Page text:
By now, you might have heard about
freezes. A credit freeze prevents credit bureaus
from releasing your credit report or score to new lenders,
insurers and other new service providers.
The credit freeze often gets confused
with the fraud
alert, which tells new creditors that the consumer
may have been a victim of fraud and asks creditors to
take additional verification steps before issuing credit.
A credit freeze won't remove you from
prescreened offers for credit and insurance lists, for
instance. The fraud alert does that. They also aren't
available to all consumers. As of this writing, states
determine whether their residents may freeze their credit
files and in which circumstances. Anyone can raise a
To set the credit record straight, we
spoke with the credit industry about some of the biggest
assumptions and added a few other questions we thought
were important to clear up. Clearing the fog of confusion
that hangs over credit freezes, here are the answers
to some of the mistaken beliefs fluttering around.
May you be a little wiser about protecting
your credit file from identity thieves.
|14 myths about credit freeze: |
Anyone can freeze his or her credit files.
No, anyone can initiate a fraud alert, but only residents
states have the right to freeze their credit. Some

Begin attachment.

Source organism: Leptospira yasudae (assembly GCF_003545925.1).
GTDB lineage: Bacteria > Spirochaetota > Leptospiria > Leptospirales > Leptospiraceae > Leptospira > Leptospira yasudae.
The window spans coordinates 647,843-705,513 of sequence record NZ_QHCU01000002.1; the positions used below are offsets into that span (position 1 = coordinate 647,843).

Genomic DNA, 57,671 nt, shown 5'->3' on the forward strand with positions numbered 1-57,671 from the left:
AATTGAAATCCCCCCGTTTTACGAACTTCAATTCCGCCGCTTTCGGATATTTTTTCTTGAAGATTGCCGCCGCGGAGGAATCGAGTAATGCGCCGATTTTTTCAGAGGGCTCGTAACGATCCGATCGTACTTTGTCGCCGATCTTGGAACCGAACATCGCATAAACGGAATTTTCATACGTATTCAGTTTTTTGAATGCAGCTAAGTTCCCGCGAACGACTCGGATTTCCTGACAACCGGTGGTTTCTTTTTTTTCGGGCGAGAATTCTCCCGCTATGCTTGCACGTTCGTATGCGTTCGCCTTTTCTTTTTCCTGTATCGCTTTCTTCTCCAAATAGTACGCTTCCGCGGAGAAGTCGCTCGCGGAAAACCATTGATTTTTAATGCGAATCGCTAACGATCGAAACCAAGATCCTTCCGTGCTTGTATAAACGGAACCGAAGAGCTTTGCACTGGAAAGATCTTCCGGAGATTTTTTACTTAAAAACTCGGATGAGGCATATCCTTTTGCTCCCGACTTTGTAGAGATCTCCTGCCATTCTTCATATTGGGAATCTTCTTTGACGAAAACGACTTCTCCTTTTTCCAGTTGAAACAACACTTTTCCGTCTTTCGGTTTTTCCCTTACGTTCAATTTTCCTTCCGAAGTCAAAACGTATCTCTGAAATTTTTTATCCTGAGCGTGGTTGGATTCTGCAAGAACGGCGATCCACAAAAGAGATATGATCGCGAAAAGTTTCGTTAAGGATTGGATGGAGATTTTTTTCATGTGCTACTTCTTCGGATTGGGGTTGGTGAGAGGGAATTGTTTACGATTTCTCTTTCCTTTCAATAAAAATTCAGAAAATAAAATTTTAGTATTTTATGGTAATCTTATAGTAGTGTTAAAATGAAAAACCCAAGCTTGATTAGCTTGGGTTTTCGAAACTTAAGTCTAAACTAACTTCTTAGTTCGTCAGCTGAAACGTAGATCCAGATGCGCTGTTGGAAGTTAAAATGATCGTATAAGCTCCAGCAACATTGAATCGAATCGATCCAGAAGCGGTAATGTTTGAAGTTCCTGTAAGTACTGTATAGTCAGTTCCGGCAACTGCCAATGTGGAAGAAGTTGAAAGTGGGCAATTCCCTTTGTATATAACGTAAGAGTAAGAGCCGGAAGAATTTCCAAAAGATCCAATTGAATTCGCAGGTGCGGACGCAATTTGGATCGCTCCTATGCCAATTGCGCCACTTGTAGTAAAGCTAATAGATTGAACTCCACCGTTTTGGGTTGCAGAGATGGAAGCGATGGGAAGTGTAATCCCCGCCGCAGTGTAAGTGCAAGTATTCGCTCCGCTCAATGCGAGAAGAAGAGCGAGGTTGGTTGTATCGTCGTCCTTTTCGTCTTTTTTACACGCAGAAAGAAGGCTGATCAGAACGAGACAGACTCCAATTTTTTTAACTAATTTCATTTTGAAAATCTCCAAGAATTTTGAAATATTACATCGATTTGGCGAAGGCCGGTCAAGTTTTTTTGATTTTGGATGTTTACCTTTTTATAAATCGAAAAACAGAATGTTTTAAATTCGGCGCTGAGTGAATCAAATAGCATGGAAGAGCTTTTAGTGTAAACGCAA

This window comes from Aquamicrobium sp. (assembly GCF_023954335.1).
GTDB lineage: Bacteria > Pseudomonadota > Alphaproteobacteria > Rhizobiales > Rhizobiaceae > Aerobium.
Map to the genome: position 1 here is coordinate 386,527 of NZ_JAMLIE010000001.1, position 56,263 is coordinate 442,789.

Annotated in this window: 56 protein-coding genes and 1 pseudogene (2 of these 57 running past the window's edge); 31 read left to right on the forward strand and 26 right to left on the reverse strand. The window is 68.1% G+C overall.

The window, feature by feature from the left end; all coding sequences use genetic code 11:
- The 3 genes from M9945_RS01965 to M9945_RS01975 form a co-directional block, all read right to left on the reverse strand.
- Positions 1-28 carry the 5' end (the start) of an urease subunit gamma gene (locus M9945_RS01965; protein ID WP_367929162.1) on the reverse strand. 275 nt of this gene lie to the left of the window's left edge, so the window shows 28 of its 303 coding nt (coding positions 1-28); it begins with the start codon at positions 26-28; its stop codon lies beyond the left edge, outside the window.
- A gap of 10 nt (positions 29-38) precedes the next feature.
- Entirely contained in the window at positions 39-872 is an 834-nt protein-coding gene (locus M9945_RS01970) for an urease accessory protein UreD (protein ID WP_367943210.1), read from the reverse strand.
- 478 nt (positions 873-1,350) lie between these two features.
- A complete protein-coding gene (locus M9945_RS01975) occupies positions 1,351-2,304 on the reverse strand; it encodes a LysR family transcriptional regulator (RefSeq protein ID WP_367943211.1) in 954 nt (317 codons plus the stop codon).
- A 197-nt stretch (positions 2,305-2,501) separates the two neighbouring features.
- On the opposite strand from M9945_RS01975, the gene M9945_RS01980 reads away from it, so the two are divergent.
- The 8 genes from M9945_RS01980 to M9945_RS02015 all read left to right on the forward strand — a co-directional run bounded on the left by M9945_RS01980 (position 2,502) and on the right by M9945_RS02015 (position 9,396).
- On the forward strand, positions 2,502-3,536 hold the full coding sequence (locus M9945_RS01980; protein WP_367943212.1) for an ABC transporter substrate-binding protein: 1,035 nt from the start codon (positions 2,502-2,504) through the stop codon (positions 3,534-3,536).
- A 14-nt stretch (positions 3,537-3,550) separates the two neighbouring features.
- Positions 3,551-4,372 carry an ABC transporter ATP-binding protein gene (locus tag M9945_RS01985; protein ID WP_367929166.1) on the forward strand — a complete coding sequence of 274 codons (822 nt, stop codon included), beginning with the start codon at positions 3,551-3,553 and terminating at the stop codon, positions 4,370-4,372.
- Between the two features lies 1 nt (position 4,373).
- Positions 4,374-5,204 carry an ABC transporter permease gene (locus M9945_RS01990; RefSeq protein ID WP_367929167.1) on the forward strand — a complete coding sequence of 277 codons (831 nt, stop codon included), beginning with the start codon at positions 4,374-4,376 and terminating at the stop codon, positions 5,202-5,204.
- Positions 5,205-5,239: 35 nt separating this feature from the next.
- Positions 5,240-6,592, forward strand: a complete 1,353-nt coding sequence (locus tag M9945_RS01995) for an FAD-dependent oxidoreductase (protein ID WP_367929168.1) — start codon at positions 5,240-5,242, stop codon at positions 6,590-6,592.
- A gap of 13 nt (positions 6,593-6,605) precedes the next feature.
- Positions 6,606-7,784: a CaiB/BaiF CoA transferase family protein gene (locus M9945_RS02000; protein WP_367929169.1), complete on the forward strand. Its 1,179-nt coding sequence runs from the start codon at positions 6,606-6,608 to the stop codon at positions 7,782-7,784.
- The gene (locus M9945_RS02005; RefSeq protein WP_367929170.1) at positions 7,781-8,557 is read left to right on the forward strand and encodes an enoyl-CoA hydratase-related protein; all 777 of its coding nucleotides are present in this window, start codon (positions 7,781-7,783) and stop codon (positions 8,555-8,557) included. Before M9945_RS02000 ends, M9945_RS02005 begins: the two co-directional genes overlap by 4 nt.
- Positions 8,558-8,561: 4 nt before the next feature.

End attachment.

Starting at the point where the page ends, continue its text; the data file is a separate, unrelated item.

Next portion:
state laws restrict credit-freeze rights to identity
theft victims. So far, no federal law bestows credit-freeze
rights on all consumers. Residents of states with no
credit-freeze laws in effect can only use fraud alerts
if they are concerned about identity theft.
reports cannot get updated during a credit freeze.
Think about it
-- that just doesn't make sense. "An un-updated report wouldn't be useful
to anybody," says Norm Magnuson, vice president of public affairs for the
Consumer Data Industry Association. That would mean your report could potentially
be frozen in time for years, he says. People with file freezes still have to pay
their bills on time.
Apartment providers can still run a credit check during a file freeze.
An apartment application is treated like a new credit
account, says Maxine Sweet, vice president of public
affairs for Experian. New creditors cannot access your
credit file during a credit freeze. Then again, a credit
check may not affect your ability to rent an apartment.
It depends on your landlord's criteria for apartment
rental approvals, says David Rubinger, Equifax's vice
president of communications. Check with the company
first to see if it requires a credit check before granting
new apartment rentals.
If a credit check denial will cost you
the apartment, unfreeze your credit file in advance of applying -- it can take
up to three days for the freeze to thaw. Ask the apartment staff which credit-reporting
agency they use for credit checks and unfreeze the credit file kept by that bureau.